Tuesday, 07 July [Download the Press Release]
Landscape architects call for the protection of cultural heritage
The Australian Institute of Landscape Architects (AILA) recognises Aboriginal and Torres Strait Islander peoples as the Traditional Custodians of Australia, and as the world’s oldest continuing cultures.
It is with this acknowledgement that AILA joins with the national and international community to respond to the destruction of Aboriginal heritage on the lands of the Puutu Kunti Kurrama and Pinikura (PKKP) Peoples in Western Australia’s Pilbara region.
In late May, a site known as Juukan Gorge was destroyed to allow for the expansion of a Rio Tinto mine. This site, of immeasurable cultural and spiritual significance, included two ancient rock shelters and evidence of over 46,000 years of continuous heritage.1
In 2013, Rio Tinto was granted a Section 18 approval by the former Barnett Government for the destruction of the Juukan Gorge site. This authorisation remained in place even after ancient relics, some of the oldest in Western Australia, were discovered in rock shelters on the site the following year.2
In destroying the Juukan Gorge site, Rio Tinto was operating legally under a Western Australian heritage law that was drafted in the 1970s. Section 18 of the Aboriginal Heritage Act (1972) allows landowners and companies with mining or resource extraction rights to apply to damage, disturb or destroy an Aboriginal heritage site. In essence, Section 18 gives power to destroy, rather than to protect.3
Puutu Kunti Kurrama Land Committee Chair, John Ashburton, said in a statement that there are less than a handful of known Aboriginal sites in Australia that are as old as this one.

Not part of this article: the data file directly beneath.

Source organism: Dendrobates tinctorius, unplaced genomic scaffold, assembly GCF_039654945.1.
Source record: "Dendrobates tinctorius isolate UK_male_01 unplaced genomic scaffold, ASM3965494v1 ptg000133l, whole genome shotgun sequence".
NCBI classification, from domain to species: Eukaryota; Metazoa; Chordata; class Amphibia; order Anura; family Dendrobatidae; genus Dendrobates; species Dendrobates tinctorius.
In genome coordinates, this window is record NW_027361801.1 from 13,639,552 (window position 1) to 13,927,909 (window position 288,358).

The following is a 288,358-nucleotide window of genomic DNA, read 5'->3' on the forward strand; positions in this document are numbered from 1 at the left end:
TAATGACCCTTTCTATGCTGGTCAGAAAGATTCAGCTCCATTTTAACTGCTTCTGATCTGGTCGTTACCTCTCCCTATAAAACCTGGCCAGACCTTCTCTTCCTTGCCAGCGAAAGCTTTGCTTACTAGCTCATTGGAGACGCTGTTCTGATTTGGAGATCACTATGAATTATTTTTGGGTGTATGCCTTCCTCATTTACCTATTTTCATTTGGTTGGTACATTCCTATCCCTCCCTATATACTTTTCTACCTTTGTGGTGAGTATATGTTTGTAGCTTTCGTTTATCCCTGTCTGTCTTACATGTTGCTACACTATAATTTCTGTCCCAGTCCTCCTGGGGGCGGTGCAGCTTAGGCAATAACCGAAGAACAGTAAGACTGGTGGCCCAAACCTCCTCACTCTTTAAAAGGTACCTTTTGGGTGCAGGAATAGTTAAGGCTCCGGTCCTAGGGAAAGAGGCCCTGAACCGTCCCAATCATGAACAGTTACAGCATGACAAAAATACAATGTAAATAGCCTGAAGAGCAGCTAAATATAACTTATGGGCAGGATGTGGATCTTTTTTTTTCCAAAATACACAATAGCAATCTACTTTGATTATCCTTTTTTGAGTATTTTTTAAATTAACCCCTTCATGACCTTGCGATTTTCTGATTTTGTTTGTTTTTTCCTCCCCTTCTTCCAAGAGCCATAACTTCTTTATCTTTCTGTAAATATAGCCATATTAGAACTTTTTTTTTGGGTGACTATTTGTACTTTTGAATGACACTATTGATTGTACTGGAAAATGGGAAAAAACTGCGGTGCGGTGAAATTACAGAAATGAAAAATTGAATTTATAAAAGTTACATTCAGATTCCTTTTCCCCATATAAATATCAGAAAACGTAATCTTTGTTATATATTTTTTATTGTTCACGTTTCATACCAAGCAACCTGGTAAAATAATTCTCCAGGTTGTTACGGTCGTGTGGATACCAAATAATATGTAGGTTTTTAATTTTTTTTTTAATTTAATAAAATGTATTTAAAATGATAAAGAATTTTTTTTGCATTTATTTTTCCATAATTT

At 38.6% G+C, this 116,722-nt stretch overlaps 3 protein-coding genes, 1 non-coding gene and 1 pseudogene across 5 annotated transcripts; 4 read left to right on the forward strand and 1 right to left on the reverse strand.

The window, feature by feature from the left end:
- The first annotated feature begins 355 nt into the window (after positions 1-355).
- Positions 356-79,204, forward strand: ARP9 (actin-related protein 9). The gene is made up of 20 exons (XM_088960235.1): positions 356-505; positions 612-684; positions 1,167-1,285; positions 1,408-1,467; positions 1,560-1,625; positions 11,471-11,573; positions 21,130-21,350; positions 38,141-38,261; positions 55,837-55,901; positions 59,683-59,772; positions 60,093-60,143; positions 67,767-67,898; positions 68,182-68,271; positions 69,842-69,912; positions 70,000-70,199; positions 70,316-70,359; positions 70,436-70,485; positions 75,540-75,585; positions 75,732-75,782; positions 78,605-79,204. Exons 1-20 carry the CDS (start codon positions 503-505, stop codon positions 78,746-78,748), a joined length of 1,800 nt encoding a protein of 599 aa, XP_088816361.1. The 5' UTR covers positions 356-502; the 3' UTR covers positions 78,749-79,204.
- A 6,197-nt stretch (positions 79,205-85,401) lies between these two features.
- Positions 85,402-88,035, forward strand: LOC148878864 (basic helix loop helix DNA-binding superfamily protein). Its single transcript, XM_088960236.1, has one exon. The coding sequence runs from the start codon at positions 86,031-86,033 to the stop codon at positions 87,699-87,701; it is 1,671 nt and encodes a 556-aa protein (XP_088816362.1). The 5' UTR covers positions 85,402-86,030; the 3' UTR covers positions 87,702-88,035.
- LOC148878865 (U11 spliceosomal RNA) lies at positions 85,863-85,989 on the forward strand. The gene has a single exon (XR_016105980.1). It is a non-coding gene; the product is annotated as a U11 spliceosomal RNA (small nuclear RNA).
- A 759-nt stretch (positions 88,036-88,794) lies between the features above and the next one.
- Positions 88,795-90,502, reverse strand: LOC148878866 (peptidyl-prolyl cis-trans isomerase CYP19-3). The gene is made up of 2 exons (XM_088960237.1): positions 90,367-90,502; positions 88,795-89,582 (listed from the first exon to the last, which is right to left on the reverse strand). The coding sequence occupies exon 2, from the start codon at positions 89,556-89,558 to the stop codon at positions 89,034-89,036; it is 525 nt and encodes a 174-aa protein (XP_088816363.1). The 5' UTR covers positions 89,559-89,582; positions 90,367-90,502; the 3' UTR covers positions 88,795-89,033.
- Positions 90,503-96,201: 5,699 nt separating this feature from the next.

“We know from archaeological studies that it is one of the earliest occupied locations not only on the western Hamersley Plateau, but also in the Pilbara and nationally. Its importance cannot be underestimated,” said Mr Ashburton.4
AILA National President Shaun Walsh says that the devastating destruction of Jukaan Gorge is just one instance of continued heritage vandalism in Western Australia.
“Under current laws, many more sites of cultural heritage are under threat, or have already disappeared,” says Walsh.
AILA supports a complete review of the Aboriginal Heritage Act, under the guidance of Traditional Owners and other cultural heritage experts.
1 Michelle Stanley and Kelly Gudgeon, “Pilbara mining blast confirmed to have destroyed 46,000 yo sites of ‘staggering’ significance,” ABC Pilbara, May 26, 2020.
2 Rebecca Turner, “Juukan Gorge won’t be the last priceless record of human history to be legally destroyed by mining,” ABC News, June 11, 2020.
4 Hannah Cross, “Traditional Owners distraught after destruction of 46,000-year-old rock shelters,” National Indigenous Times, May 28, 2020.
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The Australian Institute of Landscape Architects (AILA) is the peak national body for Landscape Architecture. AILA champions quality design for public open spaces, stronger communities and greater environmental stewardship. We provide our members with training, recognition and a community of practice to share knowledge, ideas and action.
With our members, we anticipate and develop a leading position on issues of concern in landscape architecture. Within and alongside government and allied professions, we work to improve the design, planning and management of the natural and built environment.
In operation since 1966, AILA represents over 3,500 landscape architects and promotes excellence in planning and designing for life outdoors. Committed to designing and creating better spaces in Australia, landscape architects have the skills and expertise to improve the nation’s liveability through a unique approach to planning issues via innovative integrated solutions. In doing so, landscape architects contribute towards better environmental, social and economic outcomes for all Australians.
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Ben Stockwin, AILA CEO
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